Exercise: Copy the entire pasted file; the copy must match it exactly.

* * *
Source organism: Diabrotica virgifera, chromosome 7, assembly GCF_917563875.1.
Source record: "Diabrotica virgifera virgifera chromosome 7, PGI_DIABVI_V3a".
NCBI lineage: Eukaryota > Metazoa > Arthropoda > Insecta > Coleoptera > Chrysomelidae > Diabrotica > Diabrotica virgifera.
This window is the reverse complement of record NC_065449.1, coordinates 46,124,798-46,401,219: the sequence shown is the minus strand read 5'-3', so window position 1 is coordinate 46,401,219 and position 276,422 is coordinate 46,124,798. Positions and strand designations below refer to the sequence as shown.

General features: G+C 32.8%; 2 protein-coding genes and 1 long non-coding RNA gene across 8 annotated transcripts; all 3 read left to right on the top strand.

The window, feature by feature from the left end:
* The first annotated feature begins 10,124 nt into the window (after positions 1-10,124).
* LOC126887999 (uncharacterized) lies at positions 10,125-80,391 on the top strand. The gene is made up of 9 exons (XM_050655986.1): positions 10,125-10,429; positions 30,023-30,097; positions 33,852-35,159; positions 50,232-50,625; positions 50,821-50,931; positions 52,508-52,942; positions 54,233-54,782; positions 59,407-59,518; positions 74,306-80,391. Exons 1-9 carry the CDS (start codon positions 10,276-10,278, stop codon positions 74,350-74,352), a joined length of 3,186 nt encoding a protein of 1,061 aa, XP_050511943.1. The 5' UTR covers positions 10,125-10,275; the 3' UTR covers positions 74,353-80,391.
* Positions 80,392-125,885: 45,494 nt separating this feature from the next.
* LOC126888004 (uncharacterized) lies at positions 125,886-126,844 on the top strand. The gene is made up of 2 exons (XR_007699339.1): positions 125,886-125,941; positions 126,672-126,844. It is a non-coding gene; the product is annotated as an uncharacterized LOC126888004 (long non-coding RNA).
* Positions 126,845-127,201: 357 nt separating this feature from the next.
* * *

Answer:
Source organism: Diabrotica virgifera, chromosome 7, assembly GCF_917563875.1.
Source record: "Diabrotica virgifera virgifera chromosome 7, PGI_DIABVI_V3a".
NCBI lineage: Eukaryota > Metazoa > Arthropoda > Insecta > Coleoptera > Chrysomelidae > Diabrotica > Diabrotica virgifera.
This window is the reverse complement of record NC_065449.1, coordinates 46,124,798-46,401,219: the sequence shown is the minus strand read 5'-3', so window position 1 is coordinate 46,401,219 and position 276,422 is coordinate 46,124,798. Positions and strand designations below refer to the sequence as shown.

General features: G+C 32.8%; 2 protein-coding genes and 1 long non-coding RNA gene across 8 annotated transcripts; all 3 read left to right on the top strand.

The window, feature by feature from the left end:
* The first annotated feature begins 10,124 nt into the window (after positions 1-10,124).
* LOC126887999 (uncharacterized) lies at positions 10,125-80,391 on the top strand. The gene is made up of 9 exons (XM_050655986.1): positions 10,125-10,429; positions 30,023-30,097; positions 33,852-35,159; positions 50,232-50,625; positions 50,821-50,931; positions 52,508-52,942; positions 54,233-54,782; positions 59,407-59,518; positions 74,306-80,391. Exons 1-9 carry the CDS (start codon positions 10,276-10,278, stop codon positions 74,350-74,352), a joined length of 3,186 nt encoding a protein of 1,061 aa, XP_050511943.1. The 5' UTR covers positions 10,125-10,275; the 3' UTR covers positions 74,353-80,391.
* Positions 80,392-125,885: 45,494 nt separating this feature from the next.
* LOC126888004 (uncharacterized) lies at positions 125,886-126,844 on the top strand. The gene is made up of 2 exons (XR_007699339.1): positions 125,886-125,941; positions 126,672-126,844. It is a non-coding gene; the product is annotated as an uncharacterized LOC126888004 (long non-coding RNA).
* Positions 126,845-127,201: 357 nt separating this feature from the next.